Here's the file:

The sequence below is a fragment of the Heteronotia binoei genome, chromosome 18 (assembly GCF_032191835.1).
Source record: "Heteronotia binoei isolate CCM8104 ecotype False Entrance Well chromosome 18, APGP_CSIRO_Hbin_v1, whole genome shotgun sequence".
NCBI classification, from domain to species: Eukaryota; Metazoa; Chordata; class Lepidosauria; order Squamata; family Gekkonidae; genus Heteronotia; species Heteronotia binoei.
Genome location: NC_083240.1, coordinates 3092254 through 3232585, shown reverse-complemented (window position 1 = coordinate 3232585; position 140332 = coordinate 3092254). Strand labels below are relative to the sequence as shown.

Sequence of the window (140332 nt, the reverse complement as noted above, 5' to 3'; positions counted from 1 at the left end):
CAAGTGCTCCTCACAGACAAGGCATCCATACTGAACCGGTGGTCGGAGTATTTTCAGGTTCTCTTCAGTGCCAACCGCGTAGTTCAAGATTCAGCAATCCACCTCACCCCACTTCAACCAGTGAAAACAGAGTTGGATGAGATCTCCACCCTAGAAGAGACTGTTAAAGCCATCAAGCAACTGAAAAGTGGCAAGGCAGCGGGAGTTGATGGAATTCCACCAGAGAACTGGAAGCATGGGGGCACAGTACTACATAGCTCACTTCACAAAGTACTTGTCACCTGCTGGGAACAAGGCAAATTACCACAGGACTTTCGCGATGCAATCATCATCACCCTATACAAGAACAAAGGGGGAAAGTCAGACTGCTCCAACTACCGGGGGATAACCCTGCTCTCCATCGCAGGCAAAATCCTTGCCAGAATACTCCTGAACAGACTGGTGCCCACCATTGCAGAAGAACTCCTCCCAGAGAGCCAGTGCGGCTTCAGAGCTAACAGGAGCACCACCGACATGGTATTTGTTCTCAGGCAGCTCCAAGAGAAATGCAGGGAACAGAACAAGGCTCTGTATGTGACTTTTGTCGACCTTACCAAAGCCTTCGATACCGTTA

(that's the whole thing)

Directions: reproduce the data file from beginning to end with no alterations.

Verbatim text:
The sequence below is a fragment of the Heteronotia binoei genome, chromosome 18 (assembly GCF_032191835.1).
Source record: "Heteronotia binoei isolate CCM8104 ecotype False Entrance Well chromosome 18, APGP_CSIRO_Hbin_v1, whole genome shotgun sequence".
NCBI classification, from domain to species: Eukaryota; Metazoa; Chordata; class Lepidosauria; order Squamata; family Gekkonidae; genus Heteronotia; species Heteronotia binoei.
Genome location: NC_083240.1, coordinates 3092254 through 3232585, shown reverse-complemented (window position 1 = coordinate 3232585; position 140332 = coordinate 3092254). Strand labels below are relative to the sequence as shown.

Sequence of the window (140332 nt, the reverse complement as noted above, 5' to 3'; positions counted from 1 at the left end):
CAAGTGCTCCTCACAGACAAGGCATCCATACTGAACCGGTGGTCGGAGTATTTTCAGGTTCTCTTCAGTGCCAACCGCGTAGTTCAAGATTCAGCAATCCACCTCACCCCACTTCAACCAGTGAAAACAGAGTTGGATGAGATCTCCACCCTAGAAGAGACTGTTAAAGCCATCAAGCAACTGAAAAGTGGCAAGGCAGCGGGAGTTGATGGAATTCCACCAGAGAACTGGAAGCATGGGGGCACAGTACTACATAGCTCACTTCACAAAGTACTTGTCACCTGCTGGGAACAAGGCAAATTACCACAGGACTTTCGCGATGCAATCATCATCACCCTATACAAGAACAAAGGGGGAAAGTCAGACTGCTCCAACTACCGGGGGATAACCCTGCTCTCCATCGCAGGCAAAATCCTTGCCAGAATACTCCTGAACAGACTGGTGCCCACCATTGCAGAAGAACTCCTCCCAGAGAGCCAGTGCGGCTTCAGAGCTAACAGGAGCACCACCGACATGGTATTTGTTCTCAGGCAGCTCCAAGAGAAATGCAGGGAACAGAACAAGGCTCTGTATGTGACTTTTGTCGACCTTACCAAAGCCTTCGATACCGTTA